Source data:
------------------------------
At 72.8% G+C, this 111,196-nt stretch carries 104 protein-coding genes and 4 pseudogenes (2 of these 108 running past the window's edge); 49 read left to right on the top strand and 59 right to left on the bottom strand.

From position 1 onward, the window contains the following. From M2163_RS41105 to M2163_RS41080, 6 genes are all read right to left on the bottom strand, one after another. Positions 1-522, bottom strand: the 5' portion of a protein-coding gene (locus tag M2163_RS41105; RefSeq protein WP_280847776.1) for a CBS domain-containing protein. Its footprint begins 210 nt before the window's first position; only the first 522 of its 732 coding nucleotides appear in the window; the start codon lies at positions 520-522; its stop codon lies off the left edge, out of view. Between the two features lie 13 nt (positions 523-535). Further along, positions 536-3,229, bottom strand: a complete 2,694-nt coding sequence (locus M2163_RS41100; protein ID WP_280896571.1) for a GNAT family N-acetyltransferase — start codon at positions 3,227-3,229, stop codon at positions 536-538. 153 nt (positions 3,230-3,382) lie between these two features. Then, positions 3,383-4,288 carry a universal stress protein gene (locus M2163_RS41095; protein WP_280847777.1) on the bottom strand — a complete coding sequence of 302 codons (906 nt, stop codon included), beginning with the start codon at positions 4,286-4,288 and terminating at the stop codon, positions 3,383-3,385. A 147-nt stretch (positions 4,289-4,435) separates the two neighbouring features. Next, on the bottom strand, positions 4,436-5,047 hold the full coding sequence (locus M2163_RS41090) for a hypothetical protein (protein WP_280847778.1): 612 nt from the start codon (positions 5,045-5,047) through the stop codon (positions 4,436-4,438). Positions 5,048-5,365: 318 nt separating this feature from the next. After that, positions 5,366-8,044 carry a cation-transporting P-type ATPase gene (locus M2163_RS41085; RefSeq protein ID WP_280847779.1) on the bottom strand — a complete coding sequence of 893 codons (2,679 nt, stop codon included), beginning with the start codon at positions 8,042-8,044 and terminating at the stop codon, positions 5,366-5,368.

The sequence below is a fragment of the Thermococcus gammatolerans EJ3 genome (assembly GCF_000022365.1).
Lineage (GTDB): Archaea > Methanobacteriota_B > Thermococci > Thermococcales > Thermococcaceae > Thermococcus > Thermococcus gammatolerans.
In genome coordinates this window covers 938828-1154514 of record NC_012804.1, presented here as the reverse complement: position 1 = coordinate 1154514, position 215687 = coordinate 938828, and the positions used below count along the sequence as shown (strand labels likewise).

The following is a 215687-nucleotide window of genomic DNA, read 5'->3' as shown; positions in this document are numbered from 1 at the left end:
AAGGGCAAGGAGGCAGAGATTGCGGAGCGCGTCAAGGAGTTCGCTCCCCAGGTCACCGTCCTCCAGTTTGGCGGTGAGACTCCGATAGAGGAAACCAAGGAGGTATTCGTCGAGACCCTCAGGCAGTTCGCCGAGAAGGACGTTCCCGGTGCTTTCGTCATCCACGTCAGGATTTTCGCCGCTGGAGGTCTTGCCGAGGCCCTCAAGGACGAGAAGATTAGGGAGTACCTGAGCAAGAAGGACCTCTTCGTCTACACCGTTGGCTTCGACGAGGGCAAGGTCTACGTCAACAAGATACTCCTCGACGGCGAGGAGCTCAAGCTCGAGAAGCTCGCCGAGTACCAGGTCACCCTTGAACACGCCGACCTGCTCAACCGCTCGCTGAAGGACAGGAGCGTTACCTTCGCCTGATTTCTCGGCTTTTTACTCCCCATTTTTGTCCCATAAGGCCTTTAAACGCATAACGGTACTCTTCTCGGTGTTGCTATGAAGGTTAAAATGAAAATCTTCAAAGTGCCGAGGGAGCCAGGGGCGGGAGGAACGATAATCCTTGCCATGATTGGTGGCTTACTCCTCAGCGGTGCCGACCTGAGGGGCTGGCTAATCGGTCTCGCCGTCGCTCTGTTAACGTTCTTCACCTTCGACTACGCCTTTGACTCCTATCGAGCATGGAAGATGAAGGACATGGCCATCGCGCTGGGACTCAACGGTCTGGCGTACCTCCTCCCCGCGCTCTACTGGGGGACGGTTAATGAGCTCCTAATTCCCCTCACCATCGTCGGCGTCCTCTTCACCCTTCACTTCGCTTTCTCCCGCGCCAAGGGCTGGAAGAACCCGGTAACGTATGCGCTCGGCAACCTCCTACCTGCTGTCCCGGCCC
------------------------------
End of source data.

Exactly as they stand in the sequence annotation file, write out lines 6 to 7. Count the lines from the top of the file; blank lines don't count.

The following is a 215687-nucleotide window of genomic DNA, read 5'->3' as shown; positions in this document are numbered from 1 at the left end:
AAGGGCAAGGAGGCAGAGATTGCGGAGCGCGTCAAGGAGTTCGCTCCCCAGGTCACCGTCCTCCAGTTTGGCGGTGAGACTCCGATAGAGGAAACCAAGGAGGTATTCGTCGAGACCCTCAGGCAGTTCGCCGAGAAGGACGTTCCCGGTGCTTTCGTCATCCACGTCAGGATTTTCGCCGCTGGAGGTCTTGCCGAGGCCCTCAAGGACGAGAAGATTAGGGAGTACCTGAGCAAGAAGGACCTCTTCGTCTACACCGTTGGCTTCGACGAGGGCAAGGTCTACGTCAACAAGATACTCCTCGACGGCGAGGAGCTCAAGCTCGAGAAGCTCGCCGAGTACCAGGTCACCCTTGAACACGCCGACCTGCTCAACCGCTCGCTGAAGGACAGGAGCGTTACCTTCGCCTGATTTCTCGGCTTTTTACTCCCCATTTTTGTCCCATAAGGCCTTTAAACGCATAACGGTACTCTTCTCGGTGTTGCTATGAAGGTTAAAATGAAAATCTTCAAAGTGCCGAGGGAGCCAGGGGCGGGAGGAACGATAATCCTTGCCATGATTGGTGGCTTACTCCTCAGCGGTGCCGACCTGAGGGGCTGGCTAATCGGTCTCGCCGTCGCTCTGTTAACGTTCTTCACCTTCGACTACGCCTTTGACTCCTATCGAGCATGGAAGATGAAGGACATGGCCATCGCGCTGGGACTCAACGGTCTGGCGTACCTCCTCCCCGCGCTCTACTGGGGGACGGTTAATGAGCTCCTAATTCCCCTCACCATCGTCGGCGTCCTCTTCACCCTTCACTTCGCTTTCTCCCGCGCCAAGGGCTGGAAGAACCCGGTAACGTATGCGCTCGGCAACCTCCTACCTGCTGTCCCGGCCC